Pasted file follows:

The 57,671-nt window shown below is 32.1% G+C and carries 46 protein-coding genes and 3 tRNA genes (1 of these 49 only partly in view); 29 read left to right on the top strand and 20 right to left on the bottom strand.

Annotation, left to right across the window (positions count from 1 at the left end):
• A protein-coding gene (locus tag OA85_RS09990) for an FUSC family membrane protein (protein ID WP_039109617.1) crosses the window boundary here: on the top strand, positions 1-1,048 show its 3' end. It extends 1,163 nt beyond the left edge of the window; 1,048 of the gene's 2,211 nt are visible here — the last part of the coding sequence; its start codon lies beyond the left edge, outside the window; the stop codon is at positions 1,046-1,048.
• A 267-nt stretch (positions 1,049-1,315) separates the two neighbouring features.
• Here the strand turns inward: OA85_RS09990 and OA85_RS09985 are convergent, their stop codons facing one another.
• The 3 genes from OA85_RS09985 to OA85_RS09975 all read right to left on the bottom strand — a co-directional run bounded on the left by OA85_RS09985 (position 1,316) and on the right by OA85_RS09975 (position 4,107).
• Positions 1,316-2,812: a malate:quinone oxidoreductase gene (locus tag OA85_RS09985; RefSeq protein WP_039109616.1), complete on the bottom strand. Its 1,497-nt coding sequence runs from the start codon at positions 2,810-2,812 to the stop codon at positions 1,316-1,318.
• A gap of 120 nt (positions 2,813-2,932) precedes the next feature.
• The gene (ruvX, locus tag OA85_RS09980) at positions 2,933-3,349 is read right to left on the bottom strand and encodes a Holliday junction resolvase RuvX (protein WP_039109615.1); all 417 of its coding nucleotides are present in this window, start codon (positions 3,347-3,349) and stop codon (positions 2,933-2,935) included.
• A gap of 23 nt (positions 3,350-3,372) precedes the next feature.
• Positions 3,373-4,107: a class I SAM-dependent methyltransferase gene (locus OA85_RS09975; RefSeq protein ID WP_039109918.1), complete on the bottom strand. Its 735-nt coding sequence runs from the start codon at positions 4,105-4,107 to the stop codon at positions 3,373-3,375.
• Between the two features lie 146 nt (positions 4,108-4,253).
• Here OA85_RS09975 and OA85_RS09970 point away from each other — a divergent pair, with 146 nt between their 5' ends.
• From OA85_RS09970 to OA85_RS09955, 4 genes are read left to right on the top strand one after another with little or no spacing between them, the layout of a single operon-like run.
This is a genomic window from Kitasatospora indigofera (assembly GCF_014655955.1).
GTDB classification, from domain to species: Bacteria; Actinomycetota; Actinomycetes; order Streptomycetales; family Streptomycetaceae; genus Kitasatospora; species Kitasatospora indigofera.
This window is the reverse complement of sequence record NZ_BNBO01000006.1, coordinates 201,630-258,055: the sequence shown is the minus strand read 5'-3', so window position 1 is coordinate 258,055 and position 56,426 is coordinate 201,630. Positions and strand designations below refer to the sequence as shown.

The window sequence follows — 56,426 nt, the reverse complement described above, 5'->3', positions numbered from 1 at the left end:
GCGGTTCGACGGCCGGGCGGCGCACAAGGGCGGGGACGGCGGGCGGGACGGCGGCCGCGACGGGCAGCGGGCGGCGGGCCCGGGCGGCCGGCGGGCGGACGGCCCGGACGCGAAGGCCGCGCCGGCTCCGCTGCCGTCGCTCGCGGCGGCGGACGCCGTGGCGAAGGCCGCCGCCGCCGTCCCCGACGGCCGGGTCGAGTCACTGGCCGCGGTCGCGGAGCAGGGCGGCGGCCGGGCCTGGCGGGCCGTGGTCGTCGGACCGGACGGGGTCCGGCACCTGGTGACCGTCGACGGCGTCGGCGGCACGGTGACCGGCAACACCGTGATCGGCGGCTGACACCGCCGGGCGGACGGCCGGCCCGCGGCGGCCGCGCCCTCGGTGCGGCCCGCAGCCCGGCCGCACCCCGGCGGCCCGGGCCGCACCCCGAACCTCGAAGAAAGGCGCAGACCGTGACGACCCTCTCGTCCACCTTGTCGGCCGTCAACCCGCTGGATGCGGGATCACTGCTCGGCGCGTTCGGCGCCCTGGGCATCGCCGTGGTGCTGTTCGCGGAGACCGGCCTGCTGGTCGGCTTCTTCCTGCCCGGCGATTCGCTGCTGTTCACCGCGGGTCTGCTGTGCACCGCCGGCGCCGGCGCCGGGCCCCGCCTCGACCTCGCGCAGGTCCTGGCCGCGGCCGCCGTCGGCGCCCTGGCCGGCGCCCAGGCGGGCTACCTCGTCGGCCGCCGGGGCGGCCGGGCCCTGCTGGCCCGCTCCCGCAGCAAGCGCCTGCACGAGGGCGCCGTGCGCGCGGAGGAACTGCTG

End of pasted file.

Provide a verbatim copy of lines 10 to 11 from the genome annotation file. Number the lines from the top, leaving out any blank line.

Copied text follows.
• A gap of 23 nt (positions 3,350-3,372) precedes the next feature.
• Positions 3,373-4,107: a class I SAM-dependent methyltransferase gene (locus OA85_RS09975; RefSeq protein ID WP_039109918.1), complete on the bottom strand. Its 735-nt coding sequence runs from the start codon at positions 4,105-4,107 to the stop codon at positions 3,373-3,375.